DAR ES SALAAM (Reuters) - Unknown gunmen killed six farmers near Tanzania’s southern border with Mozambique, a senior police official said on Wednesday, amid growing concerns over Islamist militants in a poor region where foreign companies are developing gas deposits.
The ambush on Tuesday night, on an island in the Ruvuma River that forms the border between the two countries, is the latest in a spate of execution-style attacks in the area since 2017 that have so far killed more than 100 people.
The gas deposits are in the northern Mozambican province Cabo Delgado, and researchers have found that the militants who are based there and launch attacks on both sides of the border have links to Islamist groups in Tanzania, Somalia, Kenya and the Great Lakes region, where some also received training.
“A group of armed men is believed to have entered the country from Mozambique, ambushed the farmers at an island, rounded them up and shot them,” Tanzania’s director of criminal investigations (DCI), Robert Boaz, told journalists.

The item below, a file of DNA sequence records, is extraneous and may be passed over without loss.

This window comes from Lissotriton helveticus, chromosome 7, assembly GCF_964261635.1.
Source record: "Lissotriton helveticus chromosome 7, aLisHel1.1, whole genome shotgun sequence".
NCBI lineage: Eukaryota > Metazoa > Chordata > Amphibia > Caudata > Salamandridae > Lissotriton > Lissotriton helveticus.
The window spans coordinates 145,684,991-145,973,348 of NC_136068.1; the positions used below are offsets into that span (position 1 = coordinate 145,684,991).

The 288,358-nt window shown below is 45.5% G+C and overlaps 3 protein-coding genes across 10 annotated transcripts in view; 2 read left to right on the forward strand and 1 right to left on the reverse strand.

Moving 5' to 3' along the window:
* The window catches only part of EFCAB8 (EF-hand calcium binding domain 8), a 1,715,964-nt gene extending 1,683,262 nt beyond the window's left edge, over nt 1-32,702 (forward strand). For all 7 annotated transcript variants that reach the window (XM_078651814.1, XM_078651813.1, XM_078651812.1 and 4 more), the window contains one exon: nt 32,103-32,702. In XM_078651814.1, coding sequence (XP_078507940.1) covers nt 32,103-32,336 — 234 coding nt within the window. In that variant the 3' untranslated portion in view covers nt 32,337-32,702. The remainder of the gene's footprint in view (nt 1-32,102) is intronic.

Seven people were injured and hospitalised, and Tanzanian security forces are searching for the attackers, he said.
In June, gunmen from an Islamist militant armed group operating in Cabo Delgado killed 11 people in northern Mozambique near its border with Tanzania.
Impoverished Cabo Delgado, surrounded by dense forests and isolated villages, houses a growing number of multinational companies developing one of the biggest offshore gas finds in a decade - estimated to be worth at least $30 billion.
The attacks have mostly targeted civilians and government buildings. But in February U.S. energy giant Anadarko said one worker was killed and several others injured in two attacks near the construction site for its massive liquefied natural gas (LNG) project in the province.
Reporting by Fumbuka Ng'wanakilala; Editing by Maggie Fick and Gareth Jones